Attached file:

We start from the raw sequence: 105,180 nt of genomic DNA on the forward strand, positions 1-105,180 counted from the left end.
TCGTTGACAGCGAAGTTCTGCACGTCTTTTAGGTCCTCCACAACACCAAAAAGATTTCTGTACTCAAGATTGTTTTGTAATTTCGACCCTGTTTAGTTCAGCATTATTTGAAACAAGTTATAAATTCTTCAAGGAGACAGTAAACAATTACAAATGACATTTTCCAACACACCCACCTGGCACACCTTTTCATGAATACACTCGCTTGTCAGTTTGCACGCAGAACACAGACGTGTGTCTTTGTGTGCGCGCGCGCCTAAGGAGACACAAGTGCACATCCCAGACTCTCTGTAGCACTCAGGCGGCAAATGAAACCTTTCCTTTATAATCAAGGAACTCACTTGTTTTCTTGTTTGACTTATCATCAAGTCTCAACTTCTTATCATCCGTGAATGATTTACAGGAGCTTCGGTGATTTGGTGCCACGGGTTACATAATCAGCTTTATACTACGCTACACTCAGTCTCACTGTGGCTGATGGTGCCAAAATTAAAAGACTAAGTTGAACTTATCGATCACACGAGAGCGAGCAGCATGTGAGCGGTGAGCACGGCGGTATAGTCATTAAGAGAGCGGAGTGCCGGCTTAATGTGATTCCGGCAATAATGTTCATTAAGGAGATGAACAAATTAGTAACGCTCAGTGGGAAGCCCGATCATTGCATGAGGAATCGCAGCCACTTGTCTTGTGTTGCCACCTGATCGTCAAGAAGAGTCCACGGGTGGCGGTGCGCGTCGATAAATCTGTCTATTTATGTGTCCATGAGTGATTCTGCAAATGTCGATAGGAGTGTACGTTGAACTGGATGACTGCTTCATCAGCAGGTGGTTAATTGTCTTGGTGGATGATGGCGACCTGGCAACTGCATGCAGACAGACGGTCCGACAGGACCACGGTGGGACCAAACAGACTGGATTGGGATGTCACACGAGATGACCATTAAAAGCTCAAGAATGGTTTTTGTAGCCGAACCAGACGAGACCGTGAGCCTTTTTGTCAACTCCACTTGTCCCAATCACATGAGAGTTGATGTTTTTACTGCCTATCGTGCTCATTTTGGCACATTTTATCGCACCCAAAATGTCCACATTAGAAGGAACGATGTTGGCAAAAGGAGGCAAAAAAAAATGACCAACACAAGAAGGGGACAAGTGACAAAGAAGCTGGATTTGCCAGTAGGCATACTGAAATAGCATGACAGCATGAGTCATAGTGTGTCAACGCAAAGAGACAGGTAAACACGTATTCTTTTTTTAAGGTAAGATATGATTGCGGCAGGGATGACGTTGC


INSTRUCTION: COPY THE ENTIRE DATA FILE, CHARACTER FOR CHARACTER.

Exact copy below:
We start from the raw sequence: 105,180 nt of genomic DNA on the forward strand, positions 1-105,180 counted from the left end.
TCGTTGACAGCGAAGTTCTGCACGTCTTTTAGGTCCTCCACAACACCAAAAAGATTTCTGTACTCAAGATTGTTTTGTAATTTCGACCCTGTTTAGTTCAGCATTATTTGAAACAAGTTATAAATTCTTCAAGGAGACAGTAAACAATTACAAATGACATTTTCCAACACACCCACCTGGCACACCTTTTCATGAATACACTCGCTTGTCAGTTTGCACGCAGAACACAGACGTGTGTCTTTGTGTGCGCGCGCGCCTAAGGAGACACAAGTGCACATCCCAGACTCTCTGTAGCACTCAGGCGGCAAATGAAACCTTTCCTTTATAATCAAGGAACTCACTTGTTTTCTTGTTTGACTTATCATCAAGTCTCAACTTCTTATCATCCGTGAATGATTTACAGGAGCTTCGGTGATTTGGTGCCACGGGTTACATAATCAGCTTTATACTACGCTACACTCAGTCTCACTGTGGCTGATGGTGCCAAAATTAAAAGACTAAGTTGAACTTATCGATCACACGAGAGCGAGCAGCATGTGAGCGGTGAGCACGGCGGTATAGTCATTAAGAGAGCGGAGTGCCGGCTTAATGTGATTCCGGCAATAATGTTCATTAAGGAGATGAACAAATTAGTAACGCTCAGTGGGAAGCCCGATCATTGCATGAGGAATCGCAGCCACTTGTCTTGTGTTGCCACCTGATCGTCAAGAAGAGTCCACGGGTGGCGGTGCGCGTCGATAAATCTGTCTATTTATGTGTCCATGAGTGATTCTGCAAATGTCGATAGGAGTGTACGTTGAACTGGATGACTGCTTCATCAGCAGGTGGTTAATTGTCTTGGTGGATGATGGCGACCTGGCAACTGCATGCAGACAGACGGTCCGACAGGACCACGGTGGGACCAAACAGACTGGATTGGGATGTCACACGAGATGACCATTAAAAGCTCAAGAATGGTTTTTGTAGCCGAACCAGACGAGACCGTGAGCCTTTTTGTCAACTCCACTTGTCCCAATCACATGAGAGTTGATGTTTTTACTGCCTATCGTGCTCATTTTGGCACATTTTATCGCACCCAAAATGTCCACATTAGAAGGAACGATGTTGGCAAAAGGAGGCAAAAAAAAATGACCAACACAAGAAGGGGACAAGTGACAAAGAAGCTGGATTTGCCAGTAGGCATACTGAAATAGCATGACAGCATGAGTCATAGTGTGTCAACGCAAAGAGACAGGTAAACACGTATTCTTTTTTTAAGGTAAGATATGATTGCGGCAGGGATGACGTTGC